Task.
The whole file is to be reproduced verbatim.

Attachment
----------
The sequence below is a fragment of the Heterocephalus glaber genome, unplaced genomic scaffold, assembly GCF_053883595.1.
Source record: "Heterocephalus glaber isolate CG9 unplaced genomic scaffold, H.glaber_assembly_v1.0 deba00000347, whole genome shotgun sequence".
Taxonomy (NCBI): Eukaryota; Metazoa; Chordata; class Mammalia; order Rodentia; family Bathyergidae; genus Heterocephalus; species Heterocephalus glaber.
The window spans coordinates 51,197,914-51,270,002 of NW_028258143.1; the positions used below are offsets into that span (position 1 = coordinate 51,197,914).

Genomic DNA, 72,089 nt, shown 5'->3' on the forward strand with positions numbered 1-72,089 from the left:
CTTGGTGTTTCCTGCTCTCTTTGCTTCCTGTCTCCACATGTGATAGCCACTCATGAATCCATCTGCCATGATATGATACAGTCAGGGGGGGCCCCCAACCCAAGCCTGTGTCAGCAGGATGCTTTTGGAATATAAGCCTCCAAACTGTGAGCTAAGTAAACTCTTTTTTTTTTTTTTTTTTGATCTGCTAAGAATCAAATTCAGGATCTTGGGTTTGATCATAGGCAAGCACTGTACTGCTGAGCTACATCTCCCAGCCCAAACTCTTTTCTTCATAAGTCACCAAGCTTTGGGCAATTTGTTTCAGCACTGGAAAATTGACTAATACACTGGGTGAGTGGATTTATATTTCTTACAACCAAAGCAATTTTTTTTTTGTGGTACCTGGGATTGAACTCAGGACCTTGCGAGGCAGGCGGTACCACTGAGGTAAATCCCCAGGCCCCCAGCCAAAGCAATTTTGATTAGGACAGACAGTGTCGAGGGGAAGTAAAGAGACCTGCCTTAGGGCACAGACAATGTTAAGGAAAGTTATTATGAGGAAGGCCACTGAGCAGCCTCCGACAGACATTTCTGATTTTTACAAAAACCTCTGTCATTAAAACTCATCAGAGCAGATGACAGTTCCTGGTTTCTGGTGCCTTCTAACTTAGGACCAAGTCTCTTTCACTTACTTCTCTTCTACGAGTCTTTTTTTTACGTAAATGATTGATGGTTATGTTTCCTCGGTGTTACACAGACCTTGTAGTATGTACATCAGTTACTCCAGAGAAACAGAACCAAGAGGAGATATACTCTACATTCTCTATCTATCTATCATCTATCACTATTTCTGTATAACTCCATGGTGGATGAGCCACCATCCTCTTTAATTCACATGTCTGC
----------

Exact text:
The sequence below is a fragment of the Heterocephalus glaber genome, unplaced genomic scaffold, assembly GCF_053883595.1.
Source record: "Heterocephalus glaber isolate CG9 unplaced genomic scaffold, H.glaber_assembly_v1.0 deba00000347, whole genome shotgun sequence".
Taxonomy (NCBI): Eukaryota; Metazoa; Chordata; class Mammalia; order Rodentia; family Bathyergidae; genus Heterocephalus; species Heterocephalus glaber.
The window spans coordinates 51,197,914-51,270,002 of NW_028258143.1; the positions used below are offsets into that span (position 1 = coordinate 51,197,914).

Genomic DNA, 72,089 nt, shown 5'->3' on the forward strand with positions numbered 1-72,089 from the left:
CTTGGTGTTTCCTGCTCTCTTTGCTTCCTGTCTCCACATGTGATAGCCACTCATGAATCCATCTGCCATGATATGATACAGTCAGGGGGGGCCCCCAACCCAAGCCTGTGTCAGCAGGATGCTTTTGGAATATAAGCCTCCAAACTGTGAGCTAAGTAAACTCTTTTTTTTTTTTTTTTTTGATCTGCTAAGAATCAAATTCAGGATCTTGGGTTTGATCATAGGCAAGCACTGTACTGCTGAGCTACATCTCCCAGCCCAAACTCTTTTCTTCATAAGTCACCAAGCTTTGGGCAATTTGTTTCAGCACTGGAAAATTGACTAATACACTGGGTGAGTGGATTTATATTTCTTACAACCAAAGCAATTTTTTTTTTGTGGTACCTGGGATTGAACTCAGGACCTTGCGAGGCAGGCGGTACCACTGAGGTAAATCCCCAGGCCCCCAGCCAAAGCAATTTTGATTAGGACAGACAGTGTCGAGGGGAAGTAAAGAGACCTGCCTTAGGGCACAGACAATGTTAAGGAAAGTTATTATGAGGAAGGCCACTGAGCAGCCTCCGACAGACATTTCTGATTTTTACAAAAACCTCTGTCATTAAAACTCATCAGAGCAGATGACAGTTCCTGGTTTCTGGTGCCTTCTAACTTAGGACCAAGTCTCTTTCACTTACTTCTCTTCTACGAGTCTTTTTTTTACGTAAATGATTGATGGTTATGTTTCCTCGGTGTTACACAGACCTTGTAGTATGTACATCAGTTACTCCAGAGAAACAGAACCAAGAGGAGATATACTCTACATTCTCTATCTATCTATCATCTATCACTATTTCTGTATAACTCCATGGTGGATGAGCCACCATCCTCTTTAATTCACATGTCTGC